Learn to fight fairWritten by Dr. Les Parrott with Dr. Leslie Parrott
What's inside this article
"You're trying to change me," Leslie blurted as we sat down for dinner.
"What are you talking about?" I demanded with as much piety and surprise as I could muster. Truth be told, I knew exactly what she was talking about. I was trying to change her. She knew it. I knew it. I just didn't want her to know that I knew. It had been tense in our little apartment ever since we got home from work. The issue? Who knows. It happened more than 25 years ago. All I recall is that I'd made some inane comment about not being able to find something I could always find in my kitchen growing up.
"I'm talking about the way you make snippy comments," Leslie said as she tried to restrain her tears. "No matter what I do, it's not good enough."
"That's not true," I said defensively. "Give me one good example of how I'm critical." That was a mistake. For the next several minutes, she'd give a specific example, and I'd attempt to show exactly how reasonable my critical comment was. It was a game of mental ping-pong that no one would win. Actually, it was a fight – our first fight as a married couple.
Finally, Leslie said something to end the tiresome bout. "The point is, I'm trying to be a good wife, and I feel like I'm disappointing you."
"You're not disappointing me," I responded in an attempt to keep her from crying. But it was too late to prevent her tears. I sat helpless, not knowing what to do or where to go.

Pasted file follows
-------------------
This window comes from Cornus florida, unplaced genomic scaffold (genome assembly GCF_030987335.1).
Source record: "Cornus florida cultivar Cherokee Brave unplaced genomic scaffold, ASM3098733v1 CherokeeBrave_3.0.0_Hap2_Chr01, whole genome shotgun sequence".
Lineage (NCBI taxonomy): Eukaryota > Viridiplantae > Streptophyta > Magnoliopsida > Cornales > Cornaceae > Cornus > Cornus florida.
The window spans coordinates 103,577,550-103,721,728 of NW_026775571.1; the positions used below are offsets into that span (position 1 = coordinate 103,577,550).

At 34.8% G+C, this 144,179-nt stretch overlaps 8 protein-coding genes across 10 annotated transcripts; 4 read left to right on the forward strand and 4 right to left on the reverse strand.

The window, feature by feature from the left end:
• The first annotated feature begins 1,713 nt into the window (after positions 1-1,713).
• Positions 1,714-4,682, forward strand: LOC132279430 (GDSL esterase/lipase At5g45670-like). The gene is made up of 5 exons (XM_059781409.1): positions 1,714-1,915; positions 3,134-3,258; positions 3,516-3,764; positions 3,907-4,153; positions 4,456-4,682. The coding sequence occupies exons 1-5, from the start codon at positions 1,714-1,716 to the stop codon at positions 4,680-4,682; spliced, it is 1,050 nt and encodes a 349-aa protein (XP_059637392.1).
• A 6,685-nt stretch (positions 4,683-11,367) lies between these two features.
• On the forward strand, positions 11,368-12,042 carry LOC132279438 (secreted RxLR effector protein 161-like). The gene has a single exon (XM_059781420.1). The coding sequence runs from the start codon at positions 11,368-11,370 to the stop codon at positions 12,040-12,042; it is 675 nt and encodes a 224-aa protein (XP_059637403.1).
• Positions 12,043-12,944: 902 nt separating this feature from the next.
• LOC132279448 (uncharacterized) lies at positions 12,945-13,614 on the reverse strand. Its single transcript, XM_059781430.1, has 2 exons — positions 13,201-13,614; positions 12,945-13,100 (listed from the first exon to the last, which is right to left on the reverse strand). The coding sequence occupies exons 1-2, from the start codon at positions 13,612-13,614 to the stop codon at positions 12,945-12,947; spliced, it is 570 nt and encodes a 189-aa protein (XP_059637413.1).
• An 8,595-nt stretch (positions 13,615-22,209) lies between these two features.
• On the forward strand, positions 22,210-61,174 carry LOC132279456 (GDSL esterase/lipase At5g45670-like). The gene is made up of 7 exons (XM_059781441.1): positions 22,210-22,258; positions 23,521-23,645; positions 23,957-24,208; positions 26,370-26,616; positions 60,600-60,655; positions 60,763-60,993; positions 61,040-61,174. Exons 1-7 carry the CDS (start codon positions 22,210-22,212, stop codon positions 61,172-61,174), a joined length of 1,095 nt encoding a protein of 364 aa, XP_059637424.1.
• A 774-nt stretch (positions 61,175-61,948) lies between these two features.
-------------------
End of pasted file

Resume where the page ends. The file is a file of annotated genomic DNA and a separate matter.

Leslie, on the other hand, knew exactly where she wanted to go – back home. Sitting in that tiny apartment in the middle of Los Angeles, beginning graduate school as well as a marriage, Leslie wanted nothing more than to be somewhere safe and sound. We both did.
We'll be honest – Leslie and I still have fights. But thankfully, they are less frequent and more productive than they used to be. And in the 25 years since that first real fight, we've learned a lot about finding safe, common ground when the fur starts to fly. Here's what we've learned.
Conflict can be good for your marriage
One of the thoughts that went through Leslie's mind when we had our first fight in that tiny kitchen was that there must be something wrong with us – that loving couples don’t fight. We've since learned that this simply isn't true.
Consider the reasons for marital spats. First, people are not perfect – and neither is the world we live in. While it makes logical sense that there are no perfect marriages, many of us are still surprised when we encounter conflict and expect our marriage to be different. Another factor that adds fuel to the fire of marital fights is the human tendency to resist compromise. Every day, couples have individual desires, big and small, that collide. A compromise is needed if they are ever going to resolve their conflict. Yet for most people, compromise is difficult and conflict is thus inevitable.
But the goal of marriage is not to avoid conflict. Not by a long shot. If handled correctly, conflict can help build a stronger marriage. In fact, we've come to believe that conflict is the price smart couples pay for a deepening sense of intimacy. Conflict helps us peel away the superficial layers of a relationship and discover who we really are. When Ruth Graham was asked if she and her famous husband, Billy, ever fight, she said, "I hope so. Otherwise we would have no differences, and life would be pretty boring."
No matter how deeply a man and woman love each other, they will encounter conflict. It's a natural component of every healthy marriage. The truth is that buried conflict has a high rate of resurrection. If something is bothering one of you, it is always best to put it out on the table and discuss it. So don't bury your differences. Instead, view them as a potential source for cultivating a deeper sense of intimacy. Of course, to do this, you must learn to fight fair.
Seeing the world through your spouse's eyes makes a difference